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You can take the boy out of the wine critic business, but you can’t take wine criticism out of the boy…or something like that. All of which is to say that, although I’ve been happily retired for years, I still love wine tasting. It’s given me pleasure since the 1970s; why stop now?

PinotFest is a big event in San Francisco, especially since In Pursuit of Balance went out of business. It’s the annual Pinot Noir tasting, held at Farallon Restaurant, to benefit The Watershed Project, which seeks to protect the vulnerable, fragile watersheds of the Bay Area. So you not only get to taste some terrific Pinot Noirs, you also help the environment! (And thanks to Peter Palmer for always inviting me.)

One thing that’s so much fun about tasting wine is to experience how different two wines can be even when they’re grown in close physical proximity. For example, the Byron 2014 Julia’s Vineyard (94 points) and the Foxen 2016 Bien Nacido Vineyard Block 8 (92 points) were grown within about 400 yards of each other; both vineyards are on the Santa Maria Bench. And yet the wines are utterly different: the Foxen big, dark, ripe and juicy, loaded with fruit, while the Julia’s is pale in color, delicate and pure, with a tea slant to the fruit. Granted, the Byron is two years older, and the clones and vine age are different. But Bien Nacido Pinots always show this power, while Julia’s tends towards elegance. Incidentally, Foxen’s co-owner, Dick Doré, was doing the pouring honors. Great to see him looking so good.

At the same time, the Foxen 2016 Julia’s (93 points) was very close in style to the Byron ’14: pale-colored and delicate, with tea, spice and raspberry flavors. It gave me great pleasure to see these two Julias drinking so well, as that was a vineyard I was fond of even before I went to work for Jackson Family Wines. During my tenure there, I spent a lot of time in the vineyard, and watched the Jackson team work very hard to refurbish the Julia’s Pinot Noirs (which had been selling for very inexpensive prices) and boost the quality. It was crazy to name an under-$20 Pinot Noir for Jess Jackson’s and Barbara Banke’s daughter, Julia; surely that wine deserved more attention and a higher price, both of which it now has. Julia—a lovely person, who recently lost her home in the Kincade Fire—must be proud to see her namesake wines doing so well.

It also was lovely to have Byron’s winemaker, Jonathan Nagy, pour for me. I got to know Jonathan well while I worked for the Jacksons, and you couldn’t ask for a nicer man, as well as a more accomplished winemaker. He poured me the Byron 2012 Monument Pinot Noir (93 points), from the Nielsen Vineyard, on the Santa Maria Bench hard-by Julia’s. At the age of seven years, it was really beautiful: perfectly aged, a supple, lively mouthful of Pinot Noir goodness.

A few tables down from Byron’s was Calera. Now, one of the first stories I ever was assigned when I wrote for Wine Spectator was on Calera. I remember the long drive down and up into the isolated hills above Hollister, where the owner/winemaker, Josh Jensen, did me the honors of touring and tasting. Josh and I both are older now; the first thing he told me was, “I’ve retired.” Good for you, Josh: join the club! He poured me his 2016 Jensen Vineyard (94 points), from Mount Harlan, a wonderful wine. I wrote “Shows the spice and fruit and balance of this famous vineyard, but very young. Needs time.” While I was with him, Josh had me taste his 2016 Central Coast (90 points), which retails for $29. It reminded me of the old Central Coast bottling of Ken Volk’s Wild Horse Pinot Noir (a tremendously successful restaurant wine in its day), rich, fruity and racy, with some real complexity, and a good value.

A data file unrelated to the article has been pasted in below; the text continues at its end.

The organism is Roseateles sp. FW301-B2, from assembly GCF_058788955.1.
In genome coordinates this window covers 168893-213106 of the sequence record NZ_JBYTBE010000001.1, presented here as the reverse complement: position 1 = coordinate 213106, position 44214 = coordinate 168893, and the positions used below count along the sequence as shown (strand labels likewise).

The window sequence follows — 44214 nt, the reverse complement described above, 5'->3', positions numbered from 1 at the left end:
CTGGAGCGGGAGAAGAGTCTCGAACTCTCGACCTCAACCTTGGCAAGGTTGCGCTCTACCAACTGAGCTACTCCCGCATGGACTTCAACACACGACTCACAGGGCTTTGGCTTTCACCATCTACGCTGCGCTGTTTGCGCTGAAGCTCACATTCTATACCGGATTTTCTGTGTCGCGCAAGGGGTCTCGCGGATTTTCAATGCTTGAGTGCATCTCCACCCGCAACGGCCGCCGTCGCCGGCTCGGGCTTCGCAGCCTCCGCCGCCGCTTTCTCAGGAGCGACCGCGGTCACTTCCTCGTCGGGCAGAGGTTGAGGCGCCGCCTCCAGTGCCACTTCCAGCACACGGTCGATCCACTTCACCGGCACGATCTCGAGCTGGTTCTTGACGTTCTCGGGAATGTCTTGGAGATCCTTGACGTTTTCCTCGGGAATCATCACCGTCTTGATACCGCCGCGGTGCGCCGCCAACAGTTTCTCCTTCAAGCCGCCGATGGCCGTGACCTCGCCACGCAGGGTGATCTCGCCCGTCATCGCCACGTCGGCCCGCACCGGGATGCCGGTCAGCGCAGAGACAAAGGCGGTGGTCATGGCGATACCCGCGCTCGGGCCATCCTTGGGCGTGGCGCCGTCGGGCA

Reverting back to my Santa Barbara County theme, I wandered over to Au Bon Climat’s table, hoping to catch Jim Clendenen. Sadly, he wasn’t there, but I tasted his 2016 Bien Nacido “Historic Vineyard Collection” (95 points). I last tasted that wine in the 2010 vintage, when I gave it 96 points.

I’ve always admired ABC’s wines, and this one didn’t let me down. It somehow combined that fruity power of Bien Nacido with Jim’s ability to wring elegance and translucence out of his wines. A superb Pinot Noir that will improve with time.

Etude was there, admittedly not a Santa Barbara County winery but a famous Carneros one. I used to admire their Heirloom Pinots, even as I recognized they can be bruisers when young: thick and a little heavy, loaded with fruit. So I tried the 2016 Heirloom (90 points). Yes, it was still like that. “A bit rude,” I wrote. I’d love to try some of these Heirlooms when they’ve acquired, say, 15 years of age, but I never have and probably never will.

When I saw Kathy Joseph presiding over the Fiddlehead table, I beelined over. I have fond memories of Kathy: once, when I visited her vineyard in the Santa Rita Hills, she made me a lunch of homemade tacos (I think beef, but they could have been chicken) and served one of her Pinot Noirs. It was fabulous: a perfect pairing, simple and delicious, and of course the fact that I was sitting with the winemaker, in the middle of the vineyard where the wine was made, added to the charm. Her Fiddlehead 2013 Lollopalloza, Fiddlestix Vineyard (94 points), was drinking very well, turning the age corner a little bit, but dry, crisp, subtle and complex. “Superb!” I wrote. Kathy’s 2014 Seven Twenty Eight bottling (89 points) is a sort of poor man’s Lollapalooza, a perfectly drinkable, fruity wine for drinking now.